Maureen Wilkinson’s brother Emmet Shiels was killed when he was caught up in a confrontation with masked men on his pizza delivery run in 2008.
Maureen is acting in a new play – Don’t Shoot My Wane, Shoot Me! – that will be performed in community venues across Derry.
The production tackles the culture of paramilitary-style attacks which are still taking place in Derry with several shootings and beatings this year.
Maureen said the play is “very close” to her heart.
“I didn’t even know if I could do it at the start, to be honest with you, but I thought it might help me,” she added.
Emmet was delivering pizzas in the Creggan area of Derry in June 2008 when he was shot twice by masked gunmen after he tried to intervene to defend the gunmen’s intended target.
Around 1,000 people attended a vigil in his memory near the scene of the shooting in the days after his death to show their solidarity with his family and disgust at his brutal killing.
A report by the Independent Monitoring Commission said that the INLA was responsible.
Gary Meenan was jailed for eight years in 2010 for manslaughter for his involvement in Emmet’s death.
No-one else has been convicted of his cold-blooded murder six days before the birth of his son.
“I haven’t been able to forgive the people that killed my brother and I don’t think I ever will, but I’ve had to leave that hatred behind,” Maureen said.
The play follows a young man who is threatened with a paramilitary-style attack after being involved in the assault of an elderly woman.
The action is dictated by the moderator – played by Maureen – and the audience hears the story from different perspectives, including the young man under threat, his mother and the man behind the paramilitary-style attack.
The audience must choose by secret ballot whether the young man should be shot.
For Maureen, the play has brought back painful memories, but it has also helped her.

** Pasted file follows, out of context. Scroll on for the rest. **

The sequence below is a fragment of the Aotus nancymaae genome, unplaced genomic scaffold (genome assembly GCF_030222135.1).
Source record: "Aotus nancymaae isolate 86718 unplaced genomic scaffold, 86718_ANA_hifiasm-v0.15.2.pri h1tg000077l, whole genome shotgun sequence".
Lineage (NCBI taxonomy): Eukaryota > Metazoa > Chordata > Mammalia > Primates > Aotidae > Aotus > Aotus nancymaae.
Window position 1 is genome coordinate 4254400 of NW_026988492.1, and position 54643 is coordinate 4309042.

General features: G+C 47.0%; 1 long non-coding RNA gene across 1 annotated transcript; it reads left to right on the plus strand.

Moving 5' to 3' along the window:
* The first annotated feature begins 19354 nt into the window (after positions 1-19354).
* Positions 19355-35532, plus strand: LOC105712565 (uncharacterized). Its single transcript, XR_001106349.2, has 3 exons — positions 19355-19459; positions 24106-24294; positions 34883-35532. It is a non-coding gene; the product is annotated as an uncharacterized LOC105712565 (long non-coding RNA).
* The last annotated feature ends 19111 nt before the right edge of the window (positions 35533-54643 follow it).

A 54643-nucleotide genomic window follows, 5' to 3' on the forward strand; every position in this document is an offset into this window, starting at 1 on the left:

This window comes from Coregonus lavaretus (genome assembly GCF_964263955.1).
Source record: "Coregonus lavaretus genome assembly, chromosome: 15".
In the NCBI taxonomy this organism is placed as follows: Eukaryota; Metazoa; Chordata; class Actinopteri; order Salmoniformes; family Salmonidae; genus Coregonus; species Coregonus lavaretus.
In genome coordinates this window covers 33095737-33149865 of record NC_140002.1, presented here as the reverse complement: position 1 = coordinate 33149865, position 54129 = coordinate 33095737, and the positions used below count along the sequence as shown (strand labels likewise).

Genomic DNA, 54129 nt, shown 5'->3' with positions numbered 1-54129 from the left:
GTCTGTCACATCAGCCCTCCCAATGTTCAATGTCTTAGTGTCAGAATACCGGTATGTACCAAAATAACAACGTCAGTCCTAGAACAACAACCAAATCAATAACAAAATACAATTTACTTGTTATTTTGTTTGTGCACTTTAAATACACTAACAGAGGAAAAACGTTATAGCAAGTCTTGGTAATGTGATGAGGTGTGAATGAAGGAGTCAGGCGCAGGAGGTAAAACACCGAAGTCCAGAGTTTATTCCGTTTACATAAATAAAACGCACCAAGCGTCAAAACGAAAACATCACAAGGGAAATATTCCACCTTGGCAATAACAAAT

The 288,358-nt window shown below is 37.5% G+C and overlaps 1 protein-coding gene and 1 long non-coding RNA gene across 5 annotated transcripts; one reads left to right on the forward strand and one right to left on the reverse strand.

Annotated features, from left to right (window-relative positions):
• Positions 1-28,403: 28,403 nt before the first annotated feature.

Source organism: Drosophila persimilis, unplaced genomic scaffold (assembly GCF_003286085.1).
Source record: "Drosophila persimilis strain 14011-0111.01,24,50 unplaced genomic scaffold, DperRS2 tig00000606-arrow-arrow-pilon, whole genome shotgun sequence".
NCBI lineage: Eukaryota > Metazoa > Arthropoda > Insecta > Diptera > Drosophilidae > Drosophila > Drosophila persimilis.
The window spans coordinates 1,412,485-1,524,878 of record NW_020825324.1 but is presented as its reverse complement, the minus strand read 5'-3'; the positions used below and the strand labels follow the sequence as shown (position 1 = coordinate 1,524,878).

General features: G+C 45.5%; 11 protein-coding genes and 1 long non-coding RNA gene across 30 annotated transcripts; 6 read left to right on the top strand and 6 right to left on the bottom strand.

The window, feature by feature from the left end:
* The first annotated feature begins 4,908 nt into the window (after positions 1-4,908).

“His anniversary is coming up soon and this play has helped me to deal with it – I don’t feel as heavy,” she said.
“It’s hard to explain but I don’t feel the same way as I did before.”
The play is run by the Shantallow Community Arts group based in Derry.
The premise and script were developed through interviews with families and workshops with community groups.
Ollie Green, the artistic director for Shantallow Community Arts, said he hoped it would start a debate about paramilitary-style attacks.
“These young people who are victims are from our community but, equally, those carrying them out are from our community as well,” he said.“We are responsible for what happens in our locality.
“It’s about starting a debate to come up with better solutions.
“The answers have to come from within our own community.”
The play, which is also being made into a short film, is being performed in venues in areas such as Galliagh, Creggan and the Bogside in Derry but Ollie said the issue was a wider one that affected more areas.
“It could be any estate – it’s a reality for communities all across the north,” he said.
“When I was growing up, I never thought these attacks would be happening today.
“It’s all about changing people’s attitudes.”Tags: